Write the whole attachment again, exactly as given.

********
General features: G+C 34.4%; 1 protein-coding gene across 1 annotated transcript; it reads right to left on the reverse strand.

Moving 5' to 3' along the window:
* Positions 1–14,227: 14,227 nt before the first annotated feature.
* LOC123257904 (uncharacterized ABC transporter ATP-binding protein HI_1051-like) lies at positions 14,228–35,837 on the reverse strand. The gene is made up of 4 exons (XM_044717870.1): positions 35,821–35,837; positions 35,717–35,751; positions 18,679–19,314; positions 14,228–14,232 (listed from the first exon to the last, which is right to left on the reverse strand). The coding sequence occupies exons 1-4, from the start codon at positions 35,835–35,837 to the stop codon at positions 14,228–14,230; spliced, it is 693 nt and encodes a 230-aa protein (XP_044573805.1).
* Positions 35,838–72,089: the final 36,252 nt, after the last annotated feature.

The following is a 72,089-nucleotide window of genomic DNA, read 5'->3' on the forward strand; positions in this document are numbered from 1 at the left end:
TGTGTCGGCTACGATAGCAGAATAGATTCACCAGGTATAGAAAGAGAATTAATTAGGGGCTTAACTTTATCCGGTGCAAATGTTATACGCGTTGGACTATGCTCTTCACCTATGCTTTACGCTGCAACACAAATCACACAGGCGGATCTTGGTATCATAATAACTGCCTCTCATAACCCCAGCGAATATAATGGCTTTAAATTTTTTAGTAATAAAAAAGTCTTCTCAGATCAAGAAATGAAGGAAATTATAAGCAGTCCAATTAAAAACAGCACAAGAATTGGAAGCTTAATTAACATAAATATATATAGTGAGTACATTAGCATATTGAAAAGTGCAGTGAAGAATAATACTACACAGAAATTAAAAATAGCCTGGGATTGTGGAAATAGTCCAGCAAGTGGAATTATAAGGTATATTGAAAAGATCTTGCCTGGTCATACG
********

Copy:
General features: G+C 34.4%; 1 protein-coding gene across 1 annotated transcript; it reads right to left on the reverse strand.

Moving 5' to 3' along the window:
* Positions 1–14,227: 14,227 nt before the first annotated feature.
* LOC123257904 (uncharacterized ABC transporter ATP-binding protein HI_1051-like) lies at positions 14,228–35,837 on the reverse strand. The gene is made up of 4 exons (XM_044717870.1): positions 35,821–35,837; positions 35,717–35,751; positions 18,679–19,314; positions 14,228–14,232 (listed from the first exon to the last, which is right to left on the reverse strand). The coding sequence occupies exons 1-4, from the start codon at positions 35,835–35,837 to the stop codon at positions 14,228–14,230; spliced, it is 693 nt and encodes a 230-aa protein (XP_044573805.1).
* Positions 35,838–72,089: the final 36,252 nt, after the last annotated feature.

The following is a 72,089-nucleotide window of genomic DNA, read 5'->3' on the forward strand; positions in this document are numbered from 1 at the left end:
TGTGTCGGCTACGATAGCAGAATAGATTCACCAGGTATAGAAAGAGAATTAATTAGGGGCTTAACTTTATCCGGTGCAAATGTTATACGCGTTGGACTATGCTCTTCACCTATGCTTTACGCTGCAACACAAATCACACAGGCGGATCTTGGTATCATAATAACTGCCTCTCATAACCCCAGCGAATATAATGGCTTTAAATTTTTTAGTAATAAAAAAGTCTTCTCAGATCAAGAAATGAAGGAAATTATAAGCAGTCCAATTAAAAACAGCACAAGAATTGGAAGCTTAATTAACATAAATATATATAGTGAGTACATTAGCATATTGAAAAGTGCAGTGAAGAATAATACTACACAGAAATTAAAAATAGCCTGGGATTGTGGAAATAGTCCAGCAAGTGGAATTATAAGGTATATTGAAAAGATCTTGCCTGGTCATACG